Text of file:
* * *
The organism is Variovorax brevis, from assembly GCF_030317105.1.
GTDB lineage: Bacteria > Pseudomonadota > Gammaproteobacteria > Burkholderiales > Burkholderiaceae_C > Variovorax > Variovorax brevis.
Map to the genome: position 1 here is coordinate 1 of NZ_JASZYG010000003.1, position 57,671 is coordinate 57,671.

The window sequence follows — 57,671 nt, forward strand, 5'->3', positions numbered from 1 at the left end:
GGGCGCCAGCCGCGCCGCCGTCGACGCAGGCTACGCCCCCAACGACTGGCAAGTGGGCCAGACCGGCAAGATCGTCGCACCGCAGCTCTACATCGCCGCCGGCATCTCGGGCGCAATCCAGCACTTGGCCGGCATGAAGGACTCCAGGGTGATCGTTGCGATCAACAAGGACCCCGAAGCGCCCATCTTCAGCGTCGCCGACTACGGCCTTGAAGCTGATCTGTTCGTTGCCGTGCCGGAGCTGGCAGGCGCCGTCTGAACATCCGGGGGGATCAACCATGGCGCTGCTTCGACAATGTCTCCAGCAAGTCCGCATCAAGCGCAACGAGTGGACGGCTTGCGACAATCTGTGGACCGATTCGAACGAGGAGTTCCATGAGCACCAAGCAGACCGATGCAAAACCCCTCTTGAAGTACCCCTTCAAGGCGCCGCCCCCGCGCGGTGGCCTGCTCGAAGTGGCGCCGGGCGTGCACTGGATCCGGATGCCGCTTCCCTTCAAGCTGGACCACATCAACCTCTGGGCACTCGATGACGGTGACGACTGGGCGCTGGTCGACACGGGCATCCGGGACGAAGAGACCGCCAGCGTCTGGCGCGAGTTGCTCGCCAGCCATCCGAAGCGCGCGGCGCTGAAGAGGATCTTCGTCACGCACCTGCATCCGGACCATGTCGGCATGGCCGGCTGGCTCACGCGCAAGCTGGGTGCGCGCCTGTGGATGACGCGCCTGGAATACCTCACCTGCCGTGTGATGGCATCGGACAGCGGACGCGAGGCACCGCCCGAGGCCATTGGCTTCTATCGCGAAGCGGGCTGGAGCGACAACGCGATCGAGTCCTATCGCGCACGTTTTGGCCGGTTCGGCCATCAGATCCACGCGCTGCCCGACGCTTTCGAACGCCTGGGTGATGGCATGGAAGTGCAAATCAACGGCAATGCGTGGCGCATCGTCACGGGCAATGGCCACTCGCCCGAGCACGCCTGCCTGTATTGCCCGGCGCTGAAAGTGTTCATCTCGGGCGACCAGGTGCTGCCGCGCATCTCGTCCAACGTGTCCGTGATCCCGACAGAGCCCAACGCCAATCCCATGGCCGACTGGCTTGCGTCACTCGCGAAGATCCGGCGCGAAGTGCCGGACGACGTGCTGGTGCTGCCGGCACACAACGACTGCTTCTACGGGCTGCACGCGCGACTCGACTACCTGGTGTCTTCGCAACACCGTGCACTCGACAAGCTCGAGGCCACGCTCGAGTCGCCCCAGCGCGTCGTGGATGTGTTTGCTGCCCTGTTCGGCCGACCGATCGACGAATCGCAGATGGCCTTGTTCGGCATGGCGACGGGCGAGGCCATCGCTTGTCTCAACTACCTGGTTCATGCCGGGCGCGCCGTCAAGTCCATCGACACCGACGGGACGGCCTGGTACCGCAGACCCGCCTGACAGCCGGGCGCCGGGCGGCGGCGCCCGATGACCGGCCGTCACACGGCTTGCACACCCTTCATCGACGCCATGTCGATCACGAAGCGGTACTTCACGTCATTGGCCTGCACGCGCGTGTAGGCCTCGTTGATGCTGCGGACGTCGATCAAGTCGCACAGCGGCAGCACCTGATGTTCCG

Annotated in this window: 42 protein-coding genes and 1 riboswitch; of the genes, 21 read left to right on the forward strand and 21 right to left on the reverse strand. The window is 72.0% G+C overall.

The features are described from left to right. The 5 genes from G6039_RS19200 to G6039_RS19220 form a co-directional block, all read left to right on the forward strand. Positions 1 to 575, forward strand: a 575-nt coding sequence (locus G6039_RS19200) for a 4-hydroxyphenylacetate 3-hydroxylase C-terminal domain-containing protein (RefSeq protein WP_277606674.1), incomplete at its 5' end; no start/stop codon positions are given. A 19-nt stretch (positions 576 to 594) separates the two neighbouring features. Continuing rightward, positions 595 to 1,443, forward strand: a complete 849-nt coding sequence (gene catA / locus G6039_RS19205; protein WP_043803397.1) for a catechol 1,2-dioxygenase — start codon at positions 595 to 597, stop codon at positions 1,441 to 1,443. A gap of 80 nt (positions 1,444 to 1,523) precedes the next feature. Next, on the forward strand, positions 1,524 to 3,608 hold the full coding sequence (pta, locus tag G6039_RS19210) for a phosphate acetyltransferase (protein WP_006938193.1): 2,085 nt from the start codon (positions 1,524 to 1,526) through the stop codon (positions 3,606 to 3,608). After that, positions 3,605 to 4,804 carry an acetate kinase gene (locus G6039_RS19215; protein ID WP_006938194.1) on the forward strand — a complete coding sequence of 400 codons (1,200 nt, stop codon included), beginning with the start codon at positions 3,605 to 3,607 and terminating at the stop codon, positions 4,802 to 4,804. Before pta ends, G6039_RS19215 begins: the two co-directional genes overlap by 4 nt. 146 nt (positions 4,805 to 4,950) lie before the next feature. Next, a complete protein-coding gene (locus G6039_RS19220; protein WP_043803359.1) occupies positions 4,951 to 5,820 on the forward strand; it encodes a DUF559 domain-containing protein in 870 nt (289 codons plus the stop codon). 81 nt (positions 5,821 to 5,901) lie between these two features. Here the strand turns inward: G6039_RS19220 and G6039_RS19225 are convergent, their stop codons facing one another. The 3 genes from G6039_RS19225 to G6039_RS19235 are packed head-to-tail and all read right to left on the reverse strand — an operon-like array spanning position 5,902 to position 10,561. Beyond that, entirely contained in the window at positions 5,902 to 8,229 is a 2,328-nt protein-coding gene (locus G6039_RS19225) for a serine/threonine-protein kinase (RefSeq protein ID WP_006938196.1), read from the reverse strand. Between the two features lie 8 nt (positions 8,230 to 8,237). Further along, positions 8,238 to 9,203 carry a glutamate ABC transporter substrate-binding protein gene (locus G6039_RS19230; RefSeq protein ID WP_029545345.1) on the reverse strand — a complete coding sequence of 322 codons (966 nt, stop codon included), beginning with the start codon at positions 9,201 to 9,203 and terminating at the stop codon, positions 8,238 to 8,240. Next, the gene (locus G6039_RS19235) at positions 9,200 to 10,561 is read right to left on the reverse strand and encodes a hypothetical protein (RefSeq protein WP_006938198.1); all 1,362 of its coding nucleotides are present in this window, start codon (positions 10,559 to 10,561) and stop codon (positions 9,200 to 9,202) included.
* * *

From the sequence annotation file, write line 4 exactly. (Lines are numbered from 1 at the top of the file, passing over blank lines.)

The window sequence follows — 57,671 nt, forward strand, 5'->3', positions numbered from 1 at the left end: